Shale proposal is a handout to oil industry, opponents say

Legislation in the U.S. House for oil shale development amounts to a handout to industry, a taxpayer-advocacy organization said Thursday.

The spending proposed in the bill, however, is intended to be spent by federal agencies to learn more about oil shale and how to develop it, industry officials said.

“This is when we’re supposed to implement austerity,” Jill Lancelot, of Taxpayers for Common Sense, said of spending proposed by Rep. Ralph Hall, R-Texas, in a measure to be heard today in Washington.

Hall is carrying H.R. 6603, the Tapping America’s Energy Potential through Research and Development Act of 2012, calling for the Energy Department to spend $10 million a year for five years on oil shale.

That amounts to a subsidy, Lancelot said, noting that her organization doesn’t oppose development of the resource, but insists that it be done at industry, not taxpayer, expense.

“It’s a cash subsidy, the first one in 30 years,” said Jim Spehar, a former Mesa County commissioner who has carved out a niche calling for oil shale development to take into account the needs of affected Western Slope communities.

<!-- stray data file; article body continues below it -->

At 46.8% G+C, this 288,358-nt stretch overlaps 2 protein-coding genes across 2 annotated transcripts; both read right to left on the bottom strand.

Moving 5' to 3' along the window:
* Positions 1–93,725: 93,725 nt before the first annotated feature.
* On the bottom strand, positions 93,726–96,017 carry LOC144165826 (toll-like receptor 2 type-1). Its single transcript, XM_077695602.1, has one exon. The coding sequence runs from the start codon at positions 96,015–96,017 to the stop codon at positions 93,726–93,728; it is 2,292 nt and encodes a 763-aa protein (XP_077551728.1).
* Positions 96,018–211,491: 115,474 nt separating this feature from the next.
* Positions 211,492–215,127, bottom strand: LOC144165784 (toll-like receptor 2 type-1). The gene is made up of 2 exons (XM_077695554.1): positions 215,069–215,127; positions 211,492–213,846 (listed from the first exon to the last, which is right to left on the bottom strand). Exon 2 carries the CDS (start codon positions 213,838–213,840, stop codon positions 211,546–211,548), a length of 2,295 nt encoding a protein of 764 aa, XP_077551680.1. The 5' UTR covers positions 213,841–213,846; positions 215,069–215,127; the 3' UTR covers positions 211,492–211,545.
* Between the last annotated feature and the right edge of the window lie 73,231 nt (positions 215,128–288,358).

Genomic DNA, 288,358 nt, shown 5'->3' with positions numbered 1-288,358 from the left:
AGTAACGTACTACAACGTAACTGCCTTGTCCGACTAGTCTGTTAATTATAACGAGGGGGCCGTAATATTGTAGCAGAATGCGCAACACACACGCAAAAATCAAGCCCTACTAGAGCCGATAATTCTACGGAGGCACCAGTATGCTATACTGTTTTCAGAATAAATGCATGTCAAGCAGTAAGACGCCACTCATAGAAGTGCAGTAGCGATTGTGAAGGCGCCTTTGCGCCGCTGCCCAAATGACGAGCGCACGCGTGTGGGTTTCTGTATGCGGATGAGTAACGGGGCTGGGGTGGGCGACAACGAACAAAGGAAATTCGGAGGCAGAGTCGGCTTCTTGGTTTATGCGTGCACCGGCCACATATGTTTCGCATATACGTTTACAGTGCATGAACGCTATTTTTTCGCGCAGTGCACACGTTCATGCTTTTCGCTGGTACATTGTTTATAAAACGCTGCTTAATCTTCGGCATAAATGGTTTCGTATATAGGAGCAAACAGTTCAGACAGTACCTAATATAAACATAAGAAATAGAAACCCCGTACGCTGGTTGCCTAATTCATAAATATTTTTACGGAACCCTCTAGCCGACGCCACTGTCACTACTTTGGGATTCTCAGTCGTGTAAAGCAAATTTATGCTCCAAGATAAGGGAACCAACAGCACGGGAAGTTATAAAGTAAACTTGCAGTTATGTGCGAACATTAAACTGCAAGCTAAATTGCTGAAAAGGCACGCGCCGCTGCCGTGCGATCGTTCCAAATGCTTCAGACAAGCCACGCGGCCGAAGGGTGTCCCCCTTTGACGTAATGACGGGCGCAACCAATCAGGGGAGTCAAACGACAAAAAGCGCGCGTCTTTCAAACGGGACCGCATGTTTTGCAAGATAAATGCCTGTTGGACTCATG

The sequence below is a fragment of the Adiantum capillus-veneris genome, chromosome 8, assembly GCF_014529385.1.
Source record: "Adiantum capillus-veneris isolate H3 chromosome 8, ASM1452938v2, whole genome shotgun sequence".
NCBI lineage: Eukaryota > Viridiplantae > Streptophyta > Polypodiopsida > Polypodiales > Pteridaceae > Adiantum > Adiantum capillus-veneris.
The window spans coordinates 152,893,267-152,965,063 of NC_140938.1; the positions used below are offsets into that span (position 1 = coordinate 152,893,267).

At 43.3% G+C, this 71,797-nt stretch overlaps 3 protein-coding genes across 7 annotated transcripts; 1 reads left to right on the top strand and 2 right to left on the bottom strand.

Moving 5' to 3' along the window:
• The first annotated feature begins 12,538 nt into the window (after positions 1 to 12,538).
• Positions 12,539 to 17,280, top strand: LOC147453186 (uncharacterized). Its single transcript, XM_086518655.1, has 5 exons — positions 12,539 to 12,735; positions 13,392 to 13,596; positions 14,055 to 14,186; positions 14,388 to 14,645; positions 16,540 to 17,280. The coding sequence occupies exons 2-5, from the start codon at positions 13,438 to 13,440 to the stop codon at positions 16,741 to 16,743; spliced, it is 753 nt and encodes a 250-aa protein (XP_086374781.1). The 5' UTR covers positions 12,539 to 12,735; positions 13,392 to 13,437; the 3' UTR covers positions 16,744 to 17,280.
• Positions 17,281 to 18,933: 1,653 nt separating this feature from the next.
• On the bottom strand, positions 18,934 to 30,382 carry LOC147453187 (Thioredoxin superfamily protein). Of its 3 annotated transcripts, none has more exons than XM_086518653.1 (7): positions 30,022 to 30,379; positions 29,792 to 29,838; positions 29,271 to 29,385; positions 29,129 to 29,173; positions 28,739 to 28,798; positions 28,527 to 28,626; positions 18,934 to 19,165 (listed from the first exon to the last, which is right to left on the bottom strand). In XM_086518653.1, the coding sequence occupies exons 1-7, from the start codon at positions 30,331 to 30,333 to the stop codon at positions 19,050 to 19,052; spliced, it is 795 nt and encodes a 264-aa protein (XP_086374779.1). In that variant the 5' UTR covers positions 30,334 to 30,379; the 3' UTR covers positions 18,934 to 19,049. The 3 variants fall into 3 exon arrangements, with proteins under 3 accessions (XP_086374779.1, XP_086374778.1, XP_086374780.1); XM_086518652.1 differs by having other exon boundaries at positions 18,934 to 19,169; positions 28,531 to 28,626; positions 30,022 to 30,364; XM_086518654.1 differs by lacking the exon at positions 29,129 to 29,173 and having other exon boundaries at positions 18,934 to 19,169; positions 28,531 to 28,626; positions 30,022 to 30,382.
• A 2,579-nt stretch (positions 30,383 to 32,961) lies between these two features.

Hall’s legislation was to be heard today before the House Committee on Space, Science and Technology, which he chairs.

The spending Hall is proposing would go not to the companies working on ways to develop oil shale, but to federal agencies, said Glenn Vawter, executive director of the National Oil Shale Association.

“It seems to us it is the kind of independent research the public has been asking for to answer questions about oil shale development,” Vawter said, noting that the research was authorized under the 2005 Energy Policy Act.

“Whether it is prudent to spend the federal funds for this work at this time is certainly debatable, but if authorized it is not a handout to industry, but rather funding for federal agencies,” Vawter said.

Taxpayers for Common Sense also is hoping that the Obama administration will require industry to bear the burden of commercial oil shale development as it considers royalty rates.

The rates and other regulations were to have been released last spring, but none have been issued.

The Bush administration set an initial 5 percent royalty rate for the first five years with annual 1 percentage-point increases up to 12.5 percent.

Large multinational oil companies shouldn’t require an initial reduction in royalty rate, Lancelot said.

The reduced initial rate reflects the high initial costs of development, Vawter said, noting that the rates proposed under Bush took into account the experience of the Canadian tar sands, in which royalties were set low at the beginning and rose incrementally as the industry became profitable.


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